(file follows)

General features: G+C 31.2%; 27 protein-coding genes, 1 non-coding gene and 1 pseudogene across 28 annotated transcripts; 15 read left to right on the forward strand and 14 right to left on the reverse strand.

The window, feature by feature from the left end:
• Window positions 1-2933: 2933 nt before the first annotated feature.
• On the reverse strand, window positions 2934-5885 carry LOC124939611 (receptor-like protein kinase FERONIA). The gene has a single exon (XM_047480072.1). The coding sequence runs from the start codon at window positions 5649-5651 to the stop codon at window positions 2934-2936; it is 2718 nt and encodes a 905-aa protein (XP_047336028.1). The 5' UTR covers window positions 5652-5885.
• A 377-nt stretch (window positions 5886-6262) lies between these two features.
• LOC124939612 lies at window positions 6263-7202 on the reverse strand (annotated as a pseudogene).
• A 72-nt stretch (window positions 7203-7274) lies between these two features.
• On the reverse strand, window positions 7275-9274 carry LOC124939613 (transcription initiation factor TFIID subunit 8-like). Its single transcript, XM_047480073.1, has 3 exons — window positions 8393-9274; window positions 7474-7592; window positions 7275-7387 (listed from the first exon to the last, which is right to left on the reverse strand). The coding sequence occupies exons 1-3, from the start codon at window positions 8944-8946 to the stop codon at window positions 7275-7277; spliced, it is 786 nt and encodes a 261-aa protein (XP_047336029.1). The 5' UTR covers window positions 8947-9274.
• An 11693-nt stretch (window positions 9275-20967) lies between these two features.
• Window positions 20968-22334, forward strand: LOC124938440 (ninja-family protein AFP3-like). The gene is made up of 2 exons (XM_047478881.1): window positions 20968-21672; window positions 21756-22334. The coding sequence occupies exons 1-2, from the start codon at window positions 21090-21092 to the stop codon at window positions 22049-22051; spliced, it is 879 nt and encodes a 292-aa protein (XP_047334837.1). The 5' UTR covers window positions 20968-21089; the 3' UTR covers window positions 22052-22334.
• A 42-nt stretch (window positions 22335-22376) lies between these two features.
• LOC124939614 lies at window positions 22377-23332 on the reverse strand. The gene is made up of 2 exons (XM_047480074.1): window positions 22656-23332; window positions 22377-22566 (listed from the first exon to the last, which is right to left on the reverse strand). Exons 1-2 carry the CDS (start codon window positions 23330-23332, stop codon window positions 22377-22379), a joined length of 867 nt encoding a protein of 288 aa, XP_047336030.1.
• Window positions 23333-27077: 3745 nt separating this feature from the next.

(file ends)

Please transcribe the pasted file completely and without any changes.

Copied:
General features: G+C 31.2%; 27 protein-coding genes, 1 non-coding gene and 1 pseudogene across 28 annotated transcripts; 15 read left to right on the forward strand and 14 right to left on the reverse strand.

The window, feature by feature from the left end:
• Window positions 1-2933: 2933 nt before the first annotated feature.
• On the reverse strand, window positions 2934-5885 carry LOC124939611 (receptor-like protein kinase FERONIA). The gene has a single exon (XM_047480072.1). The coding sequence runs from the start codon at window positions 5649-5651 to the stop codon at window positions 2934-2936; it is 2718 nt and encodes a 905-aa protein (XP_047336028.1). The 5' UTR covers window positions 5652-5885.
• A 377-nt stretch (window positions 5886-6262) lies between these two features.
• LOC124939612 lies at window positions 6263-7202 on the reverse strand (annotated as a pseudogene).
• A 72-nt stretch (window positions 7203-7274) lies between these two features.
• On the reverse strand, window positions 7275-9274 carry LOC124939613 (transcription initiation factor TFIID subunit 8-like). Its single transcript, XM_047480073.1, has 3 exons — window positions 8393-9274; window positions 7474-7592; window positions 7275-7387 (listed from the first exon to the last, which is right to left on the reverse strand). The coding sequence occupies exons 1-3, from the start codon at window positions 8944-8946 to the stop codon at window positions 7275-7277; spliced, it is 786 nt and encodes a 261-aa protein (XP_047336029.1). The 5' UTR covers window positions 8947-9274.
• An 11693-nt stretch (window positions 9275-20967) lies between these two features.
• Window positions 20968-22334, forward strand: LOC124938440 (ninja-family protein AFP3-like). The gene is made up of 2 exons (XM_047478881.1): window positions 20968-21672; window positions 21756-22334. The coding sequence occupies exons 1-2, from the start codon at window positions 21090-21092 to the stop codon at window positions 22049-22051; spliced, it is 879 nt and encodes a 292-aa protein (XP_047334837.1). The 5' UTR covers window positions 20968-21089; the 3' UTR covers window positions 22052-22334.
• A 42-nt stretch (window positions 22335-22376) lies between these two features.
• LOC124939614 lies at window positions 22377-23332 on the reverse strand. The gene is made up of 2 exons (XM_047480074.1): window positions 22656-23332; window positions 22377-22566 (listed from the first exon to the last, which is right to left on the reverse strand). Exons 1-2 carry the CDS (start codon window positions 23330-23332, stop codon window positions 22377-22379), a joined length of 867 nt encoding a protein of 288 aa, XP_047336030.1.
• Window positions 23333-27077: 3745 nt separating this feature from the next.